Sunday, September 27, 2009

a Charleston cookie legend...spirited

Charleston, SC - food and restaurants and bakeries at every turn.

I remember benne wafers from a Savannah, GA trip to Byrd Cookie Company 20 years ago. But, I didn't make the connection in Charleston i.e. Olde Colony Bakery until I was leaving the city. And, the benne wafers at the airport were not packaged as a product of Olde Colony Bakery. Thus began the internet search for a benne wafer recipe. I found several, and decided to try one of the versions I found here.

I really should follow the recipe exactly on the first baking attempt, but I seldom do. I'll list my variations below. In short, my cookies don't look exactly like the cookies in the above blog post, nor do they look like the wafers in Charleston, but they are delicious nonetheless.

The benne wafers being sold at the Charleston airport list ingredients as follows:
unbromated wheat flour
egg whites
white sessame seeds
palm oil
salt baking powder
baking soda

(If I can acquire a package of Olde Colony Bakery benne wafers, I'll update this post.)

Listed below is the recipe I followed; my adjustments are in capital letters:

Benne Wafers (adapted from a recipe by Jean Anderson)

1/2 cup (1 stick) unsalted butter, at room temperature
1/2 cup granulated sugar

1/2 cup lightly packed light brown sugar FIRMLY PACKED
1 1/4 teaspoons pure vanilla extract 2 TEASPOONS
1 large egg 1 EXTRA LARGE EGG
1 cup sifted all-purpose flour 5 OZ KA WHITE WHEAT FLOUR
1/4 teaspoon kosher salt
1/2 cup lightly toasted sesame seeds THE BROWN ONES

Preheat the oven to 350° F. Lightly spray two baking sheets with nonstick cooking spray and set aside.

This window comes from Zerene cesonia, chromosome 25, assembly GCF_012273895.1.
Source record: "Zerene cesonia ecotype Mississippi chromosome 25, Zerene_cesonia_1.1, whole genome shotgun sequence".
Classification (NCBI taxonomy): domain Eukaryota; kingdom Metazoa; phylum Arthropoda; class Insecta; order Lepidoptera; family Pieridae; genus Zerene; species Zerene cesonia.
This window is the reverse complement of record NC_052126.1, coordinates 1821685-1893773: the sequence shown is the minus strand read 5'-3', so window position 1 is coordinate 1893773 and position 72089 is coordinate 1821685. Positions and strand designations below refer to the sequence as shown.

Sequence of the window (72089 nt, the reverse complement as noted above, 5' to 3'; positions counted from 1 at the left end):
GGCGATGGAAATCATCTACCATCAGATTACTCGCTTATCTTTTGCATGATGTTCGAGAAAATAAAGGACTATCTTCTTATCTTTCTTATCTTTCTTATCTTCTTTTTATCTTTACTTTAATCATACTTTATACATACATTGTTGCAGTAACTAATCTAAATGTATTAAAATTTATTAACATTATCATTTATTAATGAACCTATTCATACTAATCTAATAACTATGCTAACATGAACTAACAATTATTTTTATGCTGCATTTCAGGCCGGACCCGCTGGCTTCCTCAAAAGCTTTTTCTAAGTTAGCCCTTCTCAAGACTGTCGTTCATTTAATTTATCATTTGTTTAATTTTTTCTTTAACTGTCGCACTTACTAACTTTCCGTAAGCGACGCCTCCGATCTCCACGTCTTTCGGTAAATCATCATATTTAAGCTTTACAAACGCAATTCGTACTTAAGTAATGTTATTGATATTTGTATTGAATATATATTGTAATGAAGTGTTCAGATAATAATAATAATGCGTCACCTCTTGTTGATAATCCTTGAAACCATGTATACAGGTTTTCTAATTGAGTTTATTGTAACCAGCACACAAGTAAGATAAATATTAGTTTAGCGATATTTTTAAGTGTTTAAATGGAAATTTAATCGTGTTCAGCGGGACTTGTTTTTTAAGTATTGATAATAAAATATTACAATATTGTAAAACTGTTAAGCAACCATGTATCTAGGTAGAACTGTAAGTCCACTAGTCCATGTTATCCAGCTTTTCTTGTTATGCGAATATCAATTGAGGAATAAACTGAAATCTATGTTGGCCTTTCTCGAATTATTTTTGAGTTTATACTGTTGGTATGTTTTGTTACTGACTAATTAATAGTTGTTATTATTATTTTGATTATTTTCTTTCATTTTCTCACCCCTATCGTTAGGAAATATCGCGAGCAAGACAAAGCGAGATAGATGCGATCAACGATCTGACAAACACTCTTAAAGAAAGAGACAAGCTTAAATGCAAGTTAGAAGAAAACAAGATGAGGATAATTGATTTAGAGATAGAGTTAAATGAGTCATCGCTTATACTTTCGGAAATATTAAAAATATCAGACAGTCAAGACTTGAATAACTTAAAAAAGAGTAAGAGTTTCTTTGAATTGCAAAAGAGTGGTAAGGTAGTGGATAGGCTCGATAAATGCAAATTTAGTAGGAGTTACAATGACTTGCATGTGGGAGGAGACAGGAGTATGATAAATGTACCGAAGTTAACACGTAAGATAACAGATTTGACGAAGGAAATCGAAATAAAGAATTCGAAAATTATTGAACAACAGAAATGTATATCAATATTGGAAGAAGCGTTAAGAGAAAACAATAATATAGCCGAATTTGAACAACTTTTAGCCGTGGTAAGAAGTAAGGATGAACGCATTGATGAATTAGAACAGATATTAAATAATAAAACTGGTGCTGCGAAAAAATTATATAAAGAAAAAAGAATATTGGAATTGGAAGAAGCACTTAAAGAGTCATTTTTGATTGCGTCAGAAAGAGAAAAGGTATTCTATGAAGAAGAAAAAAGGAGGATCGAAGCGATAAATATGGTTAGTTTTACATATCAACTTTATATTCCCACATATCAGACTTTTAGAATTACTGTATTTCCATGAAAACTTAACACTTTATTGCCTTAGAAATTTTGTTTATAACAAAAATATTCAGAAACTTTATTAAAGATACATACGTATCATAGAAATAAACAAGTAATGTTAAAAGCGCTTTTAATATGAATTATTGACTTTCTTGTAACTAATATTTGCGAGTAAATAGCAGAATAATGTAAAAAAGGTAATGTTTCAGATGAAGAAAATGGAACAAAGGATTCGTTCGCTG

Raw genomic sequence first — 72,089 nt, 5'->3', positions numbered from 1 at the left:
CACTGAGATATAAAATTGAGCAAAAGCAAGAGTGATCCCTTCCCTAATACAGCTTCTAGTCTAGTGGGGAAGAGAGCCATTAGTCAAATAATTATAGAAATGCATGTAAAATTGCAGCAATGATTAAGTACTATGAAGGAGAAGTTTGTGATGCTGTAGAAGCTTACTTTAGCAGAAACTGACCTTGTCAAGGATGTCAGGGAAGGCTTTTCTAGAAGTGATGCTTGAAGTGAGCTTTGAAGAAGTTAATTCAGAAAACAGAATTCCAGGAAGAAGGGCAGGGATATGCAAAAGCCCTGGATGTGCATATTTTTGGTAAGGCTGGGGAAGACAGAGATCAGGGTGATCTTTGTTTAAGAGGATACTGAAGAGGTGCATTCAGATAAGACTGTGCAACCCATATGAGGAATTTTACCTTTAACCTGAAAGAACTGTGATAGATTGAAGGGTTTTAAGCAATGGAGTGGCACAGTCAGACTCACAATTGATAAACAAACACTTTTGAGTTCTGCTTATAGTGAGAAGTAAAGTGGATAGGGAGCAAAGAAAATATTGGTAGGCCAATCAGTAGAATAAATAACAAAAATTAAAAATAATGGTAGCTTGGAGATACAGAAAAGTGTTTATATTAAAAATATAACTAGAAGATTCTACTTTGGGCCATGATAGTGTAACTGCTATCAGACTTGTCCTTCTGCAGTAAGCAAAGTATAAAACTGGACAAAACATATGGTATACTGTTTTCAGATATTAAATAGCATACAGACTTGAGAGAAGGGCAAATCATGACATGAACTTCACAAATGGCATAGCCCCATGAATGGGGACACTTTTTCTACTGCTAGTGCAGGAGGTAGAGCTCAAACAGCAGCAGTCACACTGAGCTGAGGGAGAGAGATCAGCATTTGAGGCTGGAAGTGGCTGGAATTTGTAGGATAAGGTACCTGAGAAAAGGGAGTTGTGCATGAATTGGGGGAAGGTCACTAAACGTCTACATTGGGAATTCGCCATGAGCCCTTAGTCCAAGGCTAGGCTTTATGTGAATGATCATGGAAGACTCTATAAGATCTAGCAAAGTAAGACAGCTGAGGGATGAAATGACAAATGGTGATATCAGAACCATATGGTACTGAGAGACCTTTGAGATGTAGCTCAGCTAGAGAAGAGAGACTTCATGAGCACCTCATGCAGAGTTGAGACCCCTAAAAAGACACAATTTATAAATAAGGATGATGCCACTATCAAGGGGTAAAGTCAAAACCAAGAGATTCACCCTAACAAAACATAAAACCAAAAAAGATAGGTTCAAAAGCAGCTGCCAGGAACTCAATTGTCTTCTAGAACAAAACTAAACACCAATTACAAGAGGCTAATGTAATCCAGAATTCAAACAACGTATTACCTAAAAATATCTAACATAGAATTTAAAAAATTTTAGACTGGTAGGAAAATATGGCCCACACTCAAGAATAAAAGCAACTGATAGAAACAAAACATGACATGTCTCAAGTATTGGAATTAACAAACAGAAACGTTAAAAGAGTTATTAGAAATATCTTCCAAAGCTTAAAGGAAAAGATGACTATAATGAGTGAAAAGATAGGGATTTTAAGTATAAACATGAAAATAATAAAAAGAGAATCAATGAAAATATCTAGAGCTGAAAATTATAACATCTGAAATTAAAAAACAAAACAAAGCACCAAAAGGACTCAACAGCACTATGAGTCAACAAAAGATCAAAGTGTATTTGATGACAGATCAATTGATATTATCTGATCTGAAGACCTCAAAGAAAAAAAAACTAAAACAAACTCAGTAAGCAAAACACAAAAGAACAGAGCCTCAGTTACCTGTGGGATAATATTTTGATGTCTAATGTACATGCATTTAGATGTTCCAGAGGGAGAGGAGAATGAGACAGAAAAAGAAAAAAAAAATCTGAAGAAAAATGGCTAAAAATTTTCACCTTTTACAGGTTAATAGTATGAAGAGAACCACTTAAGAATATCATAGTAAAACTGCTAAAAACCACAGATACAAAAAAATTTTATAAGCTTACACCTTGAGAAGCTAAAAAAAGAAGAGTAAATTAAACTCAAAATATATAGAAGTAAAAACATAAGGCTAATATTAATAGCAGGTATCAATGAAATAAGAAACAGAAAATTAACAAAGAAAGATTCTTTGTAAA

Beat the butter, sugars, and vanilla in a stand mixer fitted with the paddle attachment until light, about 2 minutes. With mixer on low speed, add the egg and beat until just incorporated. Add the flour and salt, mixing to

combine. Fold in the sesame seeds.

Drop the dough from rounded 1/2 teaspoons onto the prepared baking sheets, spacing about 2 inches apart. The cookies will spread when baking.

Bake on the middle oven shelf for 6 to 8 minutes or until golden brown around the edges.

Let the cookies sit on the baking sheets for 1 minute before transferring to a wire rack to cool.

Store in an airtight container at room temperature. Makes about 7 dozen cookies.

Thank you for sharing, Tim! Visit Tim's blog, Lottie + Doof for more really good cooking and fabulous photography.

Visit Tim's weblog:Lottie + Doof (giving credit where credit is due)

My cookies did not spread, as listed in the recipe above, but they are DELICIOUS.
Once I realized my recipe/ingredient mistake, I began using my #100 scoop (which is about 1 1/2 teaspoons) to portion the cookies.
And, I added 2 teaspoons of Praline Liqueur to the last half of the benne wafer batter. This added a richness to the cookies. I could not really taste the liqueur in the cookies, but I could smell the praline. I will add this ingredient to my permament benne wafer recipe.

Though not the traditional southern, small, thin, crisp benne, I'm very pleased with my benne wafer/cookie version.


  1. your recipe sounds really delicious. what is praline liqeur? i never heard about that...

  2. New Orleans style Praline Pecan Liqueru produced by Sazerac Co - Frankfort, KY USA Alc 21% by volume (42 proof)

    Here's a link:

  3. Hi, I thought I'd let you know you can order Benne wafers directly from Olde Colony Bakery's website at:

    Hope that helps :-)